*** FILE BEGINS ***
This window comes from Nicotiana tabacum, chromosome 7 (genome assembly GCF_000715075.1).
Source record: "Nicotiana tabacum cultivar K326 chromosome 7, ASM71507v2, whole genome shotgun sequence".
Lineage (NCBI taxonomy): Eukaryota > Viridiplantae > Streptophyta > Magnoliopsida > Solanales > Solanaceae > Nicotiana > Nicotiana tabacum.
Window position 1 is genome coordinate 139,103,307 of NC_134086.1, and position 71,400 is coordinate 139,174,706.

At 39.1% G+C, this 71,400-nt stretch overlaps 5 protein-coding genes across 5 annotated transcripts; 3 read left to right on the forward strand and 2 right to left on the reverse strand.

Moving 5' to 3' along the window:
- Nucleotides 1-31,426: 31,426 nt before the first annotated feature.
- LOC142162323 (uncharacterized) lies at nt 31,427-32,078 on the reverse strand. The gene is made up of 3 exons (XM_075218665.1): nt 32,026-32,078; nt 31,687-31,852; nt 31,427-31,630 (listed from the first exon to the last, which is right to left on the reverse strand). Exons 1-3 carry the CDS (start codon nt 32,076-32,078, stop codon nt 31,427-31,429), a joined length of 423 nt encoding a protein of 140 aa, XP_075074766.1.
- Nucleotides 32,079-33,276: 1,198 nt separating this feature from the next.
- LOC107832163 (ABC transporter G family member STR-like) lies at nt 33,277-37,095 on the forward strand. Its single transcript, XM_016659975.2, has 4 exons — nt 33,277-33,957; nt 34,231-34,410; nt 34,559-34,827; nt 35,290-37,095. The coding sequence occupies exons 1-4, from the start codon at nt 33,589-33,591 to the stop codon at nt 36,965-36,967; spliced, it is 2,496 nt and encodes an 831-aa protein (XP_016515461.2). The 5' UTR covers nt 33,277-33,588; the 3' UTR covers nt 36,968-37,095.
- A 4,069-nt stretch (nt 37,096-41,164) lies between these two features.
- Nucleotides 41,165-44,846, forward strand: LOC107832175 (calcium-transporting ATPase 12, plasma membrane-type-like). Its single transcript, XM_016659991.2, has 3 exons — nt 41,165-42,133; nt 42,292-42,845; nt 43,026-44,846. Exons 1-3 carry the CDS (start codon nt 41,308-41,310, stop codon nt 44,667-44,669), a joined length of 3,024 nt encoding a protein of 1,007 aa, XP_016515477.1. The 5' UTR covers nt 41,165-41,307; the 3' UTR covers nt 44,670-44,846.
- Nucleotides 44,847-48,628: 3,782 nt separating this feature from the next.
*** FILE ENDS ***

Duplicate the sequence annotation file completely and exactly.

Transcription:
This window comes from Nicotiana tabacum, chromosome 7 (genome assembly GCF_000715075.1).
Source record: "Nicotiana tabacum cultivar K326 chromosome 7, ASM71507v2, whole genome shotgun sequence".
Lineage (NCBI taxonomy): Eukaryota > Viridiplantae > Streptophyta > Magnoliopsida > Solanales > Solanaceae > Nicotiana > Nicotiana tabacum.
Window position 1 is genome coordinate 139,103,307 of NC_134086.1, and position 71,400 is coordinate 139,174,706.

At 39.1% G+C, this 71,400-nt stretch overlaps 5 protein-coding genes across 5 annotated transcripts; 3 read left to right on the forward strand and 2 right to left on the reverse strand.

Moving 5' to 3' along the window:
- Nucleotides 1-31,426: 31,426 nt before the first annotated feature.
- LOC142162323 (uncharacterized) lies at nt 31,427-32,078 on the reverse strand. The gene is made up of 3 exons (XM_075218665.1): nt 32,026-32,078; nt 31,687-31,852; nt 31,427-31,630 (listed from the first exon to the last, which is right to left on the reverse strand). Exons 1-3 carry the CDS (start codon nt 32,076-32,078, stop codon nt 31,427-31,429), a joined length of 423 nt encoding a protein of 140 aa, XP_075074766.1.
- Nucleotides 32,079-33,276: 1,198 nt separating this feature from the next.
- LOC107832163 (ABC transporter G family member STR-like) lies at nt 33,277-37,095 on the forward strand. Its single transcript, XM_016659975.2, has 4 exons — nt 33,277-33,957; nt 34,231-34,410; nt 34,559-34,827; nt 35,290-37,095. The coding sequence occupies exons 1-4, from the start codon at nt 33,589-33,591 to the stop codon at nt 36,965-36,967; spliced, it is 2,496 nt and encodes an 831-aa protein (XP_016515461.2). The 5' UTR covers nt 33,277-33,588; the 3' UTR covers nt 36,968-37,095.
- A 4,069-nt stretch (nt 37,096-41,164) lies between these two features.
- Nucleotides 41,165-44,846, forward strand: LOC107832175 (calcium-transporting ATPase 12, plasma membrane-type-like). Its single transcript, XM_016659991.2, has 3 exons — nt 41,165-42,133; nt 42,292-42,845; nt 43,026-44,846. Exons 1-3 carry the CDS (start codon nt 41,308-41,310, stop codon nt 44,667-44,669), a joined length of 3,024 nt encoding a protein of 1,007 aa, XP_016515477.1. The 5' UTR covers nt 41,165-41,307; the 3' UTR covers nt 44,670-44,846.
- Nucleotides 44,847-48,628: 3,782 nt separating this feature from the next.